Jenin, Israel, America
by Russell Vandenbroucke
This year’s celebrations of American independence straddled Israel’s most intense airstrikes on Palestinians in nearly two decades. Amidst Fourth of July parades and picnics, Americans may have barely noticed what happened far away in a region beset by generations of violence. Assuming they noticed at all, Americans might ask three basic questions:
Who lives in Jenin’s refugee camp?
Where do they hope to move?
Why should Americans care?
About 50 miles north of Bethlehem and three miles from the Israel border, Jenin is hilly and rural. Its 40,000 residents live beside a refugee camp with another 15,000 crammed into about 100 acres. UNRWA, the United Nations Relief and Works Agency for Palestine Refugees, estimates the population density as 33,000/square kilometer. Manhattan’s is 28,000, and the Jenin camp has no tall buildings. What it does have are as many as eight family members living in a single room, poor sewage, and erratic delivery of water and electricity
Where are these refugees from? Where do they want to go to?
The camp is one of more than 50 created by the United Nations for Palestinians and their descendants who fled or were expelled from their homes in the aftermath of what Israelis call its 1948 War of Independence; Palestinians call it the Nakba, The Disaster. The UN created more camps after the 1967 War and Israel’s occupation of the West Bank, land outside the borders of its founding that the UN supported. Jenin’s “refugees” live in the land of their ancestors. They wish to remain there—but under their own control.
Terminology is fraught. Historic Palestine and Biblical Israel refer to the same place; many Christians call it The Holy Land. Warring nomenclature extends to geographic subsets: locally, people of Jenin consider themselves living in the Occupied Territories of Palestine; internationally, it is usually called the West Bank; in Israel, it is part of Greater Israel or, using Biblical names, Judea and Samaria. More than half a million Israelis now live in these territories, seized in the 1967 War, despite the international consensus that such settlements violate international law governing land seized in war. The residents call themselves settlers.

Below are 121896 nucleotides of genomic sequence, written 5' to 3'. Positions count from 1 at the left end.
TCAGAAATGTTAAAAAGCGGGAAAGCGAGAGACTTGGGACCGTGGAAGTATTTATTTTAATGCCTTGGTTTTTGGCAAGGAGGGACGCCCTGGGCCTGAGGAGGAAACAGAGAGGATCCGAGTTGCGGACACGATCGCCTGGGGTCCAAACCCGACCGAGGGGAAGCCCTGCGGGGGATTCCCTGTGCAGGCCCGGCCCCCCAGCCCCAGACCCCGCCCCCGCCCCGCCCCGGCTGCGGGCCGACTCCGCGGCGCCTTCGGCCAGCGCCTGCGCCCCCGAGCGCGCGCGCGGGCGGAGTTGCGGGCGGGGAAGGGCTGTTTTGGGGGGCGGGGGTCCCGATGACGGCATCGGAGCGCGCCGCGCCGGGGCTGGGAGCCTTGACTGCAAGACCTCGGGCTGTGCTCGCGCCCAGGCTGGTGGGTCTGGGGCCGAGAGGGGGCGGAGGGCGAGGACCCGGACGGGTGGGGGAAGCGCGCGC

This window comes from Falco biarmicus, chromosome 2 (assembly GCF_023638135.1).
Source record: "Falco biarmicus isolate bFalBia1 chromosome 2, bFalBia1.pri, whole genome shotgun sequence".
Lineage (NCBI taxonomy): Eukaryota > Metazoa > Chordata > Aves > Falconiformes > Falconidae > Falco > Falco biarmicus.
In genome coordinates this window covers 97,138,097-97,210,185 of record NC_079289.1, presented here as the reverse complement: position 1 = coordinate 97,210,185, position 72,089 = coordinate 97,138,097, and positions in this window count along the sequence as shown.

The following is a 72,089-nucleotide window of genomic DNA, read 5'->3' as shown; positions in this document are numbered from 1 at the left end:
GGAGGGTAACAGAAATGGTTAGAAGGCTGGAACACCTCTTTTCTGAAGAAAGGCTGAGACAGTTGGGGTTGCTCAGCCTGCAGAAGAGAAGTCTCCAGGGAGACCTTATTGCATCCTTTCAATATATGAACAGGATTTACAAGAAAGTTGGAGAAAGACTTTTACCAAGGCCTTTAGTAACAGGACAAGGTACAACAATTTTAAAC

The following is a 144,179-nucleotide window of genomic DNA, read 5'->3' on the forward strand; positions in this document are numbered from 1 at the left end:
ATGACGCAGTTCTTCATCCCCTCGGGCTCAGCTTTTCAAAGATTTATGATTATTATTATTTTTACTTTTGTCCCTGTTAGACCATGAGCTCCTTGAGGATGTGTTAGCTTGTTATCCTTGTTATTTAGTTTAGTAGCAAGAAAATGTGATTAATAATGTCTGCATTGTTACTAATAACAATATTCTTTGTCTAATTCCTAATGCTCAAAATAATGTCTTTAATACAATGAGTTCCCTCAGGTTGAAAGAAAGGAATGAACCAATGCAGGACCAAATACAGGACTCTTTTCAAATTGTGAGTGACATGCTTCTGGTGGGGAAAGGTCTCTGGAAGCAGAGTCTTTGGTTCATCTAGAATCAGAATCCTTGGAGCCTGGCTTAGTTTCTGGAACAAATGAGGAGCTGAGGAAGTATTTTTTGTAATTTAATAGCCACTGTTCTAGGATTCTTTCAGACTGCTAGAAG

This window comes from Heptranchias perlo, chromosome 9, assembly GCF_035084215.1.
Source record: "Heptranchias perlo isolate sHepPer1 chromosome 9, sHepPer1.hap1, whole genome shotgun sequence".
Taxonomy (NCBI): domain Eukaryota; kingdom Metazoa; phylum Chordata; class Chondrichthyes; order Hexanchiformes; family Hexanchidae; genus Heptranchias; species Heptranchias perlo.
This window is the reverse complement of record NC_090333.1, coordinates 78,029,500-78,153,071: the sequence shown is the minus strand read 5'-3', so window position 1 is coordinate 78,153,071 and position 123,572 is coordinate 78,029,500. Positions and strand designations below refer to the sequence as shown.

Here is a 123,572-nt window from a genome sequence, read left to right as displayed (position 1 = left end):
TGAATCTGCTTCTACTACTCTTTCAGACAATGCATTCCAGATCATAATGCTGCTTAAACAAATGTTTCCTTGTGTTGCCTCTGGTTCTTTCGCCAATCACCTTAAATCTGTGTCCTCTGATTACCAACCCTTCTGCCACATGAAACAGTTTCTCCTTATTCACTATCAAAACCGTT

That term conjures our feisty ancestors in covered wagons “civilizing” the Wild West as they pursued America’s Manifest Destiny. That mythology masks the experience of native peoples: expulsion from homelands that had been theirs since time immemorial. Plus, such appropriation was approved by a government in which they had no voice. Expropriation without representation. Colonizing the continent is central to American history. “Ethnic cleansing” had not entered the vocabulary, but its practice had.
We, collectively, have begun to make some amends by, for example, recognizing the inhumanity of transporting native children from their families to distant schools where they could not speak their language or express their culture. In addition, some conferences and public gatherings now begin with land acknowledgments, which identify the event’s location on ancestral lands of indigenous people.
During my childhood, playing cowboys and Indians was common. It was easy to tell the good guys from the bad. Aggressors won; defenders lost. Both resorted to violence, the perpetual consequence as blood leads to blood leads to blood leads to blood. Last week, one Israeli soldier was killed and 12 Palestinians. Israel claimed to be eliminating terrorists; locals described their experience similarly, “sheer terror.”
Why should American’s care?
Beyond embracing rights for ourselves, we purport to support universal human rights. However, hard facts of American practice contradict the lofty ideals of theory regardless of which political party is in power. In 2022, President Biden pledged $312 million of humanitarian aid to the West Bank and Gaza for hospital services and to restore UNRWA’s support of refugees, which President Trump had ended three years before. Israel, a developed country that ranks 31st in the Gross Domestic Production of all nations, receives $3.8 billion—12 times that sum–in military aid alone.
Departing Jenin on a visit in 2016, my bus stopped outside town on a dusty road that passes as a highway. Two hundred goats and their herders had the right of way. I’d never glimpsed such an ancient way of life. Waiting patiently, I wondered–I still wonder—how much longer the Palestinians of Jenin, of the West Bank, of the Occupied Territories of Palestine must wait for their ancient rights: freedom, independence, and land they control.
Russell Vandenbroucke is recently retired Founding Director of the Peace, Justice & Conflict Transformation Program? ?at University of Louisville and is syndicated by PeaceVoice.